‘Margin-eroding’ strategy hurts Lululemon profits

Lululemon begins its new fiscal year in very much the same way it ended its last one: strong overall sales growth fueled by the rise of online and the opening of new stores, with softer comparable growth.

While underlying sales growth at stores is positive, and has improved on last quarter, it remains weak – especially in light of the fact that in the prior year same-store sales fell by 1 per cent.

The failure to drive growth through stores continues to impact on Lululemon profits, which at operating level were down 15 per cent. The direct operation has cannibalised sales from shops and, while it is a necessary and vital part of the company’s strategy, it is margin eroding. This impact has been exacerbated by the various investments Lululemon has been making in opening new locations and concepts, as well as in product design. These investments are sensible, but they take time to deliver and, as such, act as a short term drag on earnings growth.

That is not to criticise Lululemon for making the investments. Indeed, they are being vital in helping the company to thrive in a marketplace that continues to become more crowded and competitive. This, as we have seen over recent quarters, has made attaining growth more of a challenge and means that Lululemon has to work much harder to stand out and stimulate loyalty – especially as it comes up against the aggressive expansion of Under Armour.

Much of the future focus is, rightly, on products – an area where Lululemon has stumbled in the past. Initiatives like Engineered Sensation – which divides the pants range into a variety of different feels or sensations – are sensible in terms of getting shoppers to upgrade or buy new product. They are also vital in keeping Lululemon at the forefront of sports innovation, an area where Under Armour has already made strong inroads.

No matter how much innovation Lululemon puts into its products, its rather limited core offer does restrict how many consumers buy into the brand and how much those that do end up purchasing. For this reason the company is right to diversify beyond its traditional base. The expansion into menswear is going reasonably well and there is no doubt that Lululemon is gaining ground in this space, however our view is that given the embryonic nature of this part of the business growth is slightly soft. We also believe that Lululemon has a lot more work to do in building its brand image with male shoppers.

Stores are also an area of future focus, and we are encouraged by the fact that Lululemon understands that more work needs to go into making these community hubs and places of inspiration. This is something that Under Armour, especially in its larger Brand House stores has done to great effect and in so doing has raised the bar of expectation. In many locations, Lululemon is now playing catch-up.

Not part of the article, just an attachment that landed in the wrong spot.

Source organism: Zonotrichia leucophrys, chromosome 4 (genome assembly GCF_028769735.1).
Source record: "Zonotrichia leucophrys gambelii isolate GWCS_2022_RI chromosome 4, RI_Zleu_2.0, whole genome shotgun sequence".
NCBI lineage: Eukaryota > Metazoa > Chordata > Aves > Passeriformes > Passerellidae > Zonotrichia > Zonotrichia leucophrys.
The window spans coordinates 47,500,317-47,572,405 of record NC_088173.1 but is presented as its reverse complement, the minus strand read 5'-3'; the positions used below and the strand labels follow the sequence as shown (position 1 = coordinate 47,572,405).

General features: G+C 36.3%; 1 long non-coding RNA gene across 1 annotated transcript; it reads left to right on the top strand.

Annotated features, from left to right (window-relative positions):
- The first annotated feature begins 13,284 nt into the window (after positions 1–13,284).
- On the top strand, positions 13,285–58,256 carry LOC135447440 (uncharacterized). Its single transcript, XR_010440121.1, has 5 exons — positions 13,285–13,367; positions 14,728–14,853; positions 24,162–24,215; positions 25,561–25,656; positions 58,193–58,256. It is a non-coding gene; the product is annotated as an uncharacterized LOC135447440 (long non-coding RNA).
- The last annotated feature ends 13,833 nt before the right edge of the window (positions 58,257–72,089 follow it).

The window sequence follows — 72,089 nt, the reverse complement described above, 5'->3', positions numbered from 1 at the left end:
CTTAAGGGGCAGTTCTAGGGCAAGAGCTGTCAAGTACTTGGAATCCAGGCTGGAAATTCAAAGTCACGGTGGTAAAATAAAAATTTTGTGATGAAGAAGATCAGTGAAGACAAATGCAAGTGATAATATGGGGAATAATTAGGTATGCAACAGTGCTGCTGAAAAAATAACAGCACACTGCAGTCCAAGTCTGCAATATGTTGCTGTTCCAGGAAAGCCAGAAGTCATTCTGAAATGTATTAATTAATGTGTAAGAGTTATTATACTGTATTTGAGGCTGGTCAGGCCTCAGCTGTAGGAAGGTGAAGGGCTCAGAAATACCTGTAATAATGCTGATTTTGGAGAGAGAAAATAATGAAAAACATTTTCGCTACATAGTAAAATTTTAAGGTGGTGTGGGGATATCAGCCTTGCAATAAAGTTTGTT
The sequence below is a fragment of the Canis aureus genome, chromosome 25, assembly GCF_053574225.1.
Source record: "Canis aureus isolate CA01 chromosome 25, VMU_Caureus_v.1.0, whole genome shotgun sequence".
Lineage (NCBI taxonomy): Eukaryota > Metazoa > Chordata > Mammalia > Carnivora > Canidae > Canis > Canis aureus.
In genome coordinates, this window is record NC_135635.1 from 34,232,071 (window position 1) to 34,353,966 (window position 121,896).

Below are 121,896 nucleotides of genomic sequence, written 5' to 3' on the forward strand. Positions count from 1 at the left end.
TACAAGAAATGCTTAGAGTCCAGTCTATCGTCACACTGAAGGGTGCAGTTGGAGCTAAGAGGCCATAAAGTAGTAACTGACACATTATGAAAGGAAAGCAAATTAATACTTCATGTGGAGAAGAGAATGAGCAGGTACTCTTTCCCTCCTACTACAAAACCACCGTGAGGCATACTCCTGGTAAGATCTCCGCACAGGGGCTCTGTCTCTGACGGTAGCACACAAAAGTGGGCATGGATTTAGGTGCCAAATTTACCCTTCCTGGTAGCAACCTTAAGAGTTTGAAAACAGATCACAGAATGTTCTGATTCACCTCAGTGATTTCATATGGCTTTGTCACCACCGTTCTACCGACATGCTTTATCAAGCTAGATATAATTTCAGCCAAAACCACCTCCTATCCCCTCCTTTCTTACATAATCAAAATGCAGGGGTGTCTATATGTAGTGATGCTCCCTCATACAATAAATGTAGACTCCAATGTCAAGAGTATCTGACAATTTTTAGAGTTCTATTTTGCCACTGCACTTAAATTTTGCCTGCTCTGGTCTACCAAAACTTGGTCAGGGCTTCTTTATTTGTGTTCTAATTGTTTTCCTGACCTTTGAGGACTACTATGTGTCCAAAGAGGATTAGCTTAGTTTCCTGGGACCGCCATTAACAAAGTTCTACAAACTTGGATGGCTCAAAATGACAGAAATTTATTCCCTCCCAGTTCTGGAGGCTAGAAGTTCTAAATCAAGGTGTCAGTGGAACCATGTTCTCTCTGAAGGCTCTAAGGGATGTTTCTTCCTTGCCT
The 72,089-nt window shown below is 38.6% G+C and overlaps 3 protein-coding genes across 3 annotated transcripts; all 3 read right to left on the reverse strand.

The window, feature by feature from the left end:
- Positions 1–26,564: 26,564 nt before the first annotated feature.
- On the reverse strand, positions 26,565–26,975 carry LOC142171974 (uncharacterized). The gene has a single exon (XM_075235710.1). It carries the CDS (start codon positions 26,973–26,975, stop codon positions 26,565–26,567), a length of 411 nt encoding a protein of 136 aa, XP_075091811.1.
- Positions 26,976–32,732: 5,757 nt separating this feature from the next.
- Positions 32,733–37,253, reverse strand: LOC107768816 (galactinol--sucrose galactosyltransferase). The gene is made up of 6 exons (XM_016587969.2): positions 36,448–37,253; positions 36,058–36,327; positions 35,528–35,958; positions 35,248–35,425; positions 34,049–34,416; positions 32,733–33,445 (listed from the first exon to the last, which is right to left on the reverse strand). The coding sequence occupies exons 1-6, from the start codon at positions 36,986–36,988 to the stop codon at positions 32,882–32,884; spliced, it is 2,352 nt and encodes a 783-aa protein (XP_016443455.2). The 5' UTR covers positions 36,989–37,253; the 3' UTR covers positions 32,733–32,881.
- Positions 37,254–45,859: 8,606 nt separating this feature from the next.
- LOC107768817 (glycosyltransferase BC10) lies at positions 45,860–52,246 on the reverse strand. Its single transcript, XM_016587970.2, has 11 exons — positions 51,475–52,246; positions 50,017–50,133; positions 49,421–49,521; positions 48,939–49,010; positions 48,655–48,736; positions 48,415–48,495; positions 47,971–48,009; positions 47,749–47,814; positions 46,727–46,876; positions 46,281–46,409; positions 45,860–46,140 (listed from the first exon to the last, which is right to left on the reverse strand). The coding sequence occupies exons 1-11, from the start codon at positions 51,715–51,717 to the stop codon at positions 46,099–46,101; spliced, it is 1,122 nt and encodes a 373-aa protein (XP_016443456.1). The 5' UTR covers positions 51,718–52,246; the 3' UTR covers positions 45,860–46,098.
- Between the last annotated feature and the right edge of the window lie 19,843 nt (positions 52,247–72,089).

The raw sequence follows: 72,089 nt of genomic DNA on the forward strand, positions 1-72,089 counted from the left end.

However, there are signs that the company is getting its house in order, especially in larger stores including the Flatiron store in New York. Here the Hub 17 concept provides space for workshops, community events, and classes. It is a model that Lululemon could roll out, albeit in a more diluted way, across other locations.

The recent opening of a new Lululemon Lab store in New York follows on from the success of the format in Vancouver. These stores are, essentially, design spaces where creatives produce and sell limited edition product made on short production runs. While the concept is niche and will never be a large part of Lululemon’s overall business it helps the company achieve two important goals. Firstly, to fuel innovation and ideas for the mainstream business; and secondly, to help promote Lululemon as an engaging and cutting edge brand with a distinct point of view. There is potential for more of these stores in large US cities and in key global cities like London.

With the various things it is doing, Lululemon is striving to compete more effectively in a more challenging market. However, while continued store openings and online growth can quickly drive top-line sales, the other initiatives will take a little more time to deliver through in terms of comparable sales and underlying profit.

  • Neil Saunders is CEO of retail analyst Conlumino.


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